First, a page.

Friends, grab the nearest googling device you have and search “one stop shop university”. How many search results did you get? I have hundreds. In fact, the only thing notable about my search results is that my own university isn’t in the results, but don’t worry, yours is!
This is a rant about why I’m not going to rant about a one-stop shop. I’m not going to rant about it because it’s a good idea that has seen its day. In fact, I was responsible for helping to establish a one-stop shop in 1997. We brought together almost every possible service students needed into one location. These included everything from the university switchboard, to getting meal cards, class schedules, academic advising, student work, financial awards and loans, and even roommate assignments for dormitories! Yep, pretty much everything except the bookstore and going to the bathroom….
A good one-stop shop helps to reduce unnecessary runaround on the part of students. It increases collaboration among staff members. It can create a cool buzz in the area if you plan the space and layout well. It’s a good thing. But it’s an old thing that’s out-of-date with the reality of our new crop of 17-18 year old students who look at desktop computers like we look at payphones: “Whoah dude! You have one of those? That’s so fly!”
By the way, what device did you use to search “one stop shop university”? I’m gonna bet that everyone over 30 used their laptop or desktop, and I’ll bet that everyone under 30 used their hand-held-phone-that-none-of-them-use-as-a-phone. This texting/instagramming/whatsapping/selfie-taking tool is glued to their hands. Pretty soon it will be small enough to glue under skin and replace our brains. But I digress into post-apocalyptic thriller movie scripts.
Instead, let’s move into post-one-stop shop scripts. You see, the problem with our fixation on creating one-stop shops is that they still require a location. That’s fine for schools that have one student. But if you have more than one student (let’s go wild and say you have two students), a problem arises: they move around. They can be in two places at one time, but you can only be in one place at one time. How’s that one-stop shop working for you now? It’s still better than trying to force one student to be in two places at the same time, but the problem still exists. And it is exasperated when you have more than one campus or, heaven forbid, you jumped on the online course trend also from the 1990s (the pre-apocalyptic, pre-Y2K glory days). How many times a day do your staff send an email with the message, “Please come to the Registrar’s Office to pick up Form A”? OK, to make it easier, how many times in the last hour? That’s what I thought.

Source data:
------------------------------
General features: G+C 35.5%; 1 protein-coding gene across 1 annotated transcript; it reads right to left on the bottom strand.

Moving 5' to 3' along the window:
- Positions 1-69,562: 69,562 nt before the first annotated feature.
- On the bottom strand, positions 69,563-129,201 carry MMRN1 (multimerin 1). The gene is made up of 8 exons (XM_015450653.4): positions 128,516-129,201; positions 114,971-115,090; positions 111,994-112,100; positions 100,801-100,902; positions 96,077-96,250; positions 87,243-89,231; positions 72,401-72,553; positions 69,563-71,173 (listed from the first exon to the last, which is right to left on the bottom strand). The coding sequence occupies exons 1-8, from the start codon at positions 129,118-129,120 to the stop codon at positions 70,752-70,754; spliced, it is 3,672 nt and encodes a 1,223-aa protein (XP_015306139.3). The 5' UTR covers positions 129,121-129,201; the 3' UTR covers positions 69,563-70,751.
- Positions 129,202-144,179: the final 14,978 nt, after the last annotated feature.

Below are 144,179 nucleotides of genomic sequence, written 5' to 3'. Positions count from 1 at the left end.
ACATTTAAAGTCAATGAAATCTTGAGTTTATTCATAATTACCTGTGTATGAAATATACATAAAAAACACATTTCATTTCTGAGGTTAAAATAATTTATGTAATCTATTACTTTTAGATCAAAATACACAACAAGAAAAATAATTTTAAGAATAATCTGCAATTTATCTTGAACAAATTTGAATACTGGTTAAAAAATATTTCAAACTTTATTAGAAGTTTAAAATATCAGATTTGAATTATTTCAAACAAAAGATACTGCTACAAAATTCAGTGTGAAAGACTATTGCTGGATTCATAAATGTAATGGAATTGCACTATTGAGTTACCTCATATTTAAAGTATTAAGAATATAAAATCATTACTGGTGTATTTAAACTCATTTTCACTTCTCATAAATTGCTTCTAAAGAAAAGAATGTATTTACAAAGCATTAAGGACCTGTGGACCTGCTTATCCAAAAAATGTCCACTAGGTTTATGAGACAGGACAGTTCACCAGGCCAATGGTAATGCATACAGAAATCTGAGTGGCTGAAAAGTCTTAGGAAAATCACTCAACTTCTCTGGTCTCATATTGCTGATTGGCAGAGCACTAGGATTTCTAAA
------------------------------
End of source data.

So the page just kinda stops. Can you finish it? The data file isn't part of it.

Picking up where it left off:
Here’s a radical idea: how about treating the one-stop shop as though the student is the location? Through the marvels of technology, I can be in thousands of places at one time – hence the need for anti-spam legislation. Why force students to come visit the Registrar’s Office? Do we want them to stand in line to validate our need for a one-stop shop? Are we lonely? Do we think students come to university to get to know the Registrar? (I can understand that in Kate Ross’s situation, but for the rest of us I am sorry to pop your ego balloon!).
Why not use that selfie-taking-machine for good and make it the centre of our services? You probably already offer online services such as bank payments, course registration, transcript orders, etc. If you are not sure what’s still needed, why not create an online help-desk? And, based on student needs, respond with mobile services (that means services that move around, like students do…). Finally, write your own rant about how there’s a loss of community-building opportunities because we’ve removed the need for line-ups in the Registrar’s Office. How else will students meet other students? (I can hear you now, “Grant, just one rant at a time, please!”)
Please don’t spend any more time and money on building a one-stop shop. Some institutions (like this one below) built an entire facility as a one-stop shop! Instead, put your resources into mobile services and enter the 2000s era.
And while you are at it maybe move around a little bit and get used to the idea of offering services in thousands of locations. But if you really want to go back to the 1990s, Netflix has all the Fresh Prince of Bel Air episodes that you can watch with your mobile phone or your desktop computer, or….